Homelessness is a rising problem in this country that Brother Eric Rosenbaum (UCLA, 1980) hopes to continue fighting. Brother Rosenbaum is the President and CEO of Project Renewal, a non-profit that provides health, homes and jobs that empower adults and families to renew their lives. New York has nearly 60,000 homeless adults and 24,000 homeless children. Under his guidance, Project Renewal provides services to more than 14,600 individuals each year. As CEO, he oversees 900 employees that run 16 sites and 36 programs.
“Homelessness is unresponsive to many solutions and has become a compelling social and civic issue. If we can’t find a way a way to house people, what does that say about us as a society? This is a basic means of social support.”
For more than 50 years, Project Renewal has been one of New York City’s largest providers of comprehensive services for the homeless and those at risk of becoming homeless. “We are always innovating by developing programs that target the emerging unique needs of groups within New York City’s diverse homeless population, including families, LGBTQ young adults, veterans and seniors.” Project Renewal addresses clients’ multiple barriers, including housing, medical and mental health care, job training and placement, and more. Brother Rosenbaum joined the team as CEO and President in 2018, hoping to increase the scale of operations at the non-profit and provide a more sophisticated infrastructure. “I was compelled by the mission, and I believe we should be excellent at both the mission and the business, and that there is no conflict between the two.”
It wasn’t always Brother Rosenbaum’s intention to work in the non-profit world. After UCLA and graduate school, he worked in Boston as a management consultant, and then spent nearly a decade as an executive with consumer products giant Colgate-Palmolive, where he ended up spending three years in India managing the company’s burgeoning supply chain.
Living in India was a life-changing experience for Brother Rosenbaum. While there, he had an opportunity to look at the society he grew up in from the lens of a different culture. “India made me appreciate the Jewish community more. Everyone has such a strong obligation to his or her family and community. I wondered if we could be supportive of individuals achieving their dreams while also retaining a sense of duty and loyalty to the community and people who are there for us.” This ended up being the basis for his career shift into the non-profit world after his return to the United States and immersion in the Jewish community again.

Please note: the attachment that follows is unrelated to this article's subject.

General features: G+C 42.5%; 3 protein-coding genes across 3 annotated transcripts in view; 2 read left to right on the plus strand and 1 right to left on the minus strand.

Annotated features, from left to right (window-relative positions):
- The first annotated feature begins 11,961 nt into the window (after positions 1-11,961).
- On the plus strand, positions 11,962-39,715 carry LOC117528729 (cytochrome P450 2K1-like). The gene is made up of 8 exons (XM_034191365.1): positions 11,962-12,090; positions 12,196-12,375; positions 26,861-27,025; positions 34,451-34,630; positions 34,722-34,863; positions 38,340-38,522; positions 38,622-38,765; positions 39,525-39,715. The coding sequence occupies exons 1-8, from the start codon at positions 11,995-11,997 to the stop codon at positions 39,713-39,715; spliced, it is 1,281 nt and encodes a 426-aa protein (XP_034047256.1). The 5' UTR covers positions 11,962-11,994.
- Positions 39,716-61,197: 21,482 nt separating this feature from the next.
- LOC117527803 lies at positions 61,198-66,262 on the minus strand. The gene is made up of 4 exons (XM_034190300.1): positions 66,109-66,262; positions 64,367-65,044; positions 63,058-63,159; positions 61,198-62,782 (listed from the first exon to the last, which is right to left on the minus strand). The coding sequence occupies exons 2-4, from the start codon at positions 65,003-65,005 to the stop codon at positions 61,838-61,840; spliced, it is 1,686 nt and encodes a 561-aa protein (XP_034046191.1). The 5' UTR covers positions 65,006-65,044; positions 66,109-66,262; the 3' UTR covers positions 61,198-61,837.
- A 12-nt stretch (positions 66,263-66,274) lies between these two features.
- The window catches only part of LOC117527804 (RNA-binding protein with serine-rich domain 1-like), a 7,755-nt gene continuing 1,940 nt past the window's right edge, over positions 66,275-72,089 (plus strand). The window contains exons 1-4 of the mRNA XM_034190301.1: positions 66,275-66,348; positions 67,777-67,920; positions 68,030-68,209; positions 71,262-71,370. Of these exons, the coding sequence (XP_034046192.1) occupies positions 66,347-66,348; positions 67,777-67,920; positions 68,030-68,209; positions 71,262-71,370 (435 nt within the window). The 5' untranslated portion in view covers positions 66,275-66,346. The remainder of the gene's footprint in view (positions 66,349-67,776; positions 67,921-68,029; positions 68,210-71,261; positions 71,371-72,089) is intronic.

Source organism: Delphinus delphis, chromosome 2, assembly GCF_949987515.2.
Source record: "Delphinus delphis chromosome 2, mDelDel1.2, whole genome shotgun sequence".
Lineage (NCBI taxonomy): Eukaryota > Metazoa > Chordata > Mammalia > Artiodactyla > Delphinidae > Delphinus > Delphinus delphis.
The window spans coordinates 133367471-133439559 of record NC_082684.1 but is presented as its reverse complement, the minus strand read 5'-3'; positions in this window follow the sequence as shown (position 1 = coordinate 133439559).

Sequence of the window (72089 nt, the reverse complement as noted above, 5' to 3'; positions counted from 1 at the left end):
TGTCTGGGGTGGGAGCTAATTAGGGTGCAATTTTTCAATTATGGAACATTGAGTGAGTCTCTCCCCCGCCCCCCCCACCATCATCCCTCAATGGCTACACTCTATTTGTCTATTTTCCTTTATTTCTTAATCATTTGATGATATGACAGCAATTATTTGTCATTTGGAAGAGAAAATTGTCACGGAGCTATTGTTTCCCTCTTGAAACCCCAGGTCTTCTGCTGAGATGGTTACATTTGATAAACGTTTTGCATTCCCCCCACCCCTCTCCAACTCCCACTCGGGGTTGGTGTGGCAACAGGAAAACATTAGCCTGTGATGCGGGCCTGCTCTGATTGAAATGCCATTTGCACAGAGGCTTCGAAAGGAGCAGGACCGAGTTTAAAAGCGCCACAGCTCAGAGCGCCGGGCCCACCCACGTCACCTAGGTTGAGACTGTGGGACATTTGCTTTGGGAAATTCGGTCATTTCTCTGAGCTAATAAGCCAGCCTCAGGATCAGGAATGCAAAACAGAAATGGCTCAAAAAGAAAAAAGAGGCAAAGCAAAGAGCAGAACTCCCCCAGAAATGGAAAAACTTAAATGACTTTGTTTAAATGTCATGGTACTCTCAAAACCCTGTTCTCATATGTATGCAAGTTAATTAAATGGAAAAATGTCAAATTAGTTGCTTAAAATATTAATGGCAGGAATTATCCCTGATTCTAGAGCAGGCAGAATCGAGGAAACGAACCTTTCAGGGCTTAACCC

His involvement with AEPi was a consistent thread throughout his post-college years. “I was always close with PSMs Ivan Halperin (Southern California, 1968) and David Bacharach (Old Dominion, 1966). PSM Halperin took a personal interest in me and saw potential leadership qualities that I didn’t even see in myself yet.” In Xi Deuteron at UCLA, he had his first significant leadership role as chapter master. “We were self-governed, running a business and learning from our mistakes and successes.” He was Zeta Deuteron chapter advisor for one year at Boston University. Although he fell out of touch with AEPi during his time in India, he stayed close to PSM Halperin and reconnected to the Fraternity when they formed the New York City AEPi Alumni Association. “Although I wasn’t well connected with Judaism in my early adult life, I am incredibly involved now. Being in AEPi has turned out to be more relevant now in my life than it ever was before.”
Shortly after his return to New York, he went to Congregation Beit Simchat Torah, and made an appointment to speak with a rabbinic intern. “My conversation with her changed my perspective on everything Jewish. I went from someone who stepped into his synagogue once every three years to the president of that synagogue.” Senior Rabbi Sharon Kleinbaum suggested that he pivot his career from a corporate setting to non-profit. Having a leadership position with the synagogue gave him the advantage he needed to obtain his first job with a non-profit in 2007.
Brother Rosenbaum sees Project Renewal as more than just another non-profit to help the homeless. “We make it our mission to serve the most complicated and challenging cases of homelessness in New York. I have a huge admiration for everyone’s work.” While it is a challenge to keep up with the evolving needs of people facing homelessness, he finds it rewarding to see people with a long history of homelessness living in their own apartments, maintaining sobriety and training for and earning the jobs they love. “We will continue to create new programs and services to get people back on their feet.” This year, Project Renewal looks forward to opening New York City’s first diversion center, which will provide the police with an alternative to sending individuals experiencing acute mental health and substance use disorder issues to jail. They have also launched a tele-psychiatry unit to make mental healthcare more accessible. Project Renewal is currently constructing Bedford Green House, their fifth, and most innovative supportive housing development. The organization also plans to open a women’s employment shelter.
“Every person who walks through our door is a success story waiting to happen. Everyone has the potential to renew his or her life and reclaim hope. We are here to offer them the support they need to do that.”